Savings, insurance, and remittances may help battle poverty and build a nation. To achieve universal financial access, policymakers, banks, MFIs, NGOs, and regulators must interact. Government advocates of microfinance should speed up the development of financial literacy programmes to help their people exploit the sector's economic potential. Financial literacy programmes may reduce poverty (S​i​n​g​h​ ​&​ ​T​a​n​d​o​n​,​ ​2​0​1​2). RBI, government, NABARD, and implementing agencies must collaborate to promote financial inclusion and inclusive development. This will boost economic development. Complexity exists despite implementations. To overcome these complications, financial inclusion programmes should be carefully planned and regulated, allowing for more effective and efficient implementation throughout the nation. SHGs, MFIs, and MSMEs should access financial services. Modern governments have started major financial inclusion efforts to give inexpensive financial services to everybody. Therefore, India needs financial inclusion (K​e​s​a​v​a​n​,​ ​2​0​1​5).

Financial technology is "FinTech." Fintech innovations include innovative business concepts, applications, processes, and products. FinTech might affect India's financial services and credit. If FinTech companies decrease costs and expand access to these services, disadvantaged, low-income, rural, and other underrepresented groups of the Indian economy may benefit from increased competition and Financial Inclusion (R​a​j​ ​&​ ​U​p​a​d​h​y​a​y​,​ ​2​0​2​0).

4. Research Objectives and Methods

4.1 Research Objectives

(1) To study the various schemes under PMMY.

(2) To analyze the financial performance of MUDRA scheme.

4.2 Research Methods

Study in nature is descriptive based upon secondary information collected from various newspaper, magazine, and websites. Descriptive method applied to analysis of data.

The following Table 1 shows the performance of MUDRA scheme for the FYs 2015-16 to 2019-20.

Table 1. Performance of MUDRA SCHEME (FYs 2015-16 to 2019-20)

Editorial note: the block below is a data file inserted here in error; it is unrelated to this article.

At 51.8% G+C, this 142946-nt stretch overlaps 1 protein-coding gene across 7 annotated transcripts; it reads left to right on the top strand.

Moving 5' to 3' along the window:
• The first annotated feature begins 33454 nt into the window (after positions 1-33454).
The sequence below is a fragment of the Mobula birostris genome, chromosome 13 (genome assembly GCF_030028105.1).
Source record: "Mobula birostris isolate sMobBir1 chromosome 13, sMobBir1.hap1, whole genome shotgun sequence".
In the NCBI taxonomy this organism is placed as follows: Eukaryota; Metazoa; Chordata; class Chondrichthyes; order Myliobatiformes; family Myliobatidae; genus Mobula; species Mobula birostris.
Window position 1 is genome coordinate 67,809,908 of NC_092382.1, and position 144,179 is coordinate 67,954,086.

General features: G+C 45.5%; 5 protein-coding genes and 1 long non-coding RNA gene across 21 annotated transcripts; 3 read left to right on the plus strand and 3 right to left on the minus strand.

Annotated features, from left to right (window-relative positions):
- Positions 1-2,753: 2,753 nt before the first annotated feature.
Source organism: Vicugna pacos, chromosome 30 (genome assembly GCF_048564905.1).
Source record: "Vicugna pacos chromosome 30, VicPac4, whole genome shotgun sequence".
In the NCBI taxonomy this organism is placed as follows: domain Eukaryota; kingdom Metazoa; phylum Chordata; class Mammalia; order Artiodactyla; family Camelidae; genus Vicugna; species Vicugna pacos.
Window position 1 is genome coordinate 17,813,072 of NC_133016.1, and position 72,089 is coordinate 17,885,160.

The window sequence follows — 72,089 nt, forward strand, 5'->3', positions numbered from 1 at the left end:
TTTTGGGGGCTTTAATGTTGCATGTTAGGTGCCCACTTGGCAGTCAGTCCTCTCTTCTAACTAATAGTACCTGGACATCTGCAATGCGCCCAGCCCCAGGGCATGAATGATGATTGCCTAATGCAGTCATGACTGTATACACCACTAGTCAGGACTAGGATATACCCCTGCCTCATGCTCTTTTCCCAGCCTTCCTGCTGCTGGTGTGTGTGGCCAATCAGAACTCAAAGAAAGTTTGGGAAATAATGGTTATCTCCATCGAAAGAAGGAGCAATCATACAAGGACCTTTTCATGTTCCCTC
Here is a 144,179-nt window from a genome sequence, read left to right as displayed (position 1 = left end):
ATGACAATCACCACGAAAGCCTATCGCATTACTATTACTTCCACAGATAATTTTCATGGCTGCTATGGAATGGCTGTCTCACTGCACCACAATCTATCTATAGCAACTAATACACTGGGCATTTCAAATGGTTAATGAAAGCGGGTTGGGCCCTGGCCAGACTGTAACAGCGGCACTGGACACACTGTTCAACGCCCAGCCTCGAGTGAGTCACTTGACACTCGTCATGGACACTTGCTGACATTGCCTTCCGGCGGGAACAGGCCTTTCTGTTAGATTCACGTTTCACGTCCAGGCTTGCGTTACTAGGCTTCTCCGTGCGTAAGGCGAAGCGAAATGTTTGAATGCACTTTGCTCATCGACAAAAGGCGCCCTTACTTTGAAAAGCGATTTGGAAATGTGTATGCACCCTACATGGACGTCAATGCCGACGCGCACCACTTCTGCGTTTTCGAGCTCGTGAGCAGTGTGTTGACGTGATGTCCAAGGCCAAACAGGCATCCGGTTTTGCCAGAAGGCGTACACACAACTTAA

Year

No of PMMY loans

Amount sanctioned (in Crores)

Amount disbursed (in Crores)

2015-16

34880924

137449.27

132954.73

2016-17

39701047

180528.54

175312.13

2017-18

48130593

253677.10

246437.40

2018-19

59870318

321722.79

311811.38

2019-20

62247606

337495.53

329715.03

Products and offerings of MUDRA banking scheme: as per PMMY (V​i​k​a​s​p​e​d​i​a​,​ ​2​0​1​5) Reports–www.mudra.org.in

Micro Units Development and refinance Agency Ltd. (MUDRA) is an NBFC supporting development of small and micro industries in the country.  MUDRA facilitates refinance support to Banks/MFI, s/NBFCs for lending to micro units having loan requirements up to 10 Lakh. MUDRA provides refinance support to small businesses under the Scheme of Pradhan Mantri MUDRA Scheme (Plan).

In terms of MUDRA, as shown in Figure 1, it includes technologies enablers, refinancing for micro units with commercial banks, NBFCs, RRBs, SBBs, and MFIs of different categories, such as Shishu, Kishor, and Tarun, as well as credit guarantees for MUDRA loans (by NCGTC), as well as development and promotional support that is divided into sectors like sectoral development, financial literacy, and establishment of institutions. Under the aegis of PMMY, MUDRA has developed three products under the premise of showing the stage of growth and development of the beneficiary micro unit / entrepreneur. These products will serve as a reference point for the next phase of graduation/growth for the beneficiary micro unit/entrepreneur.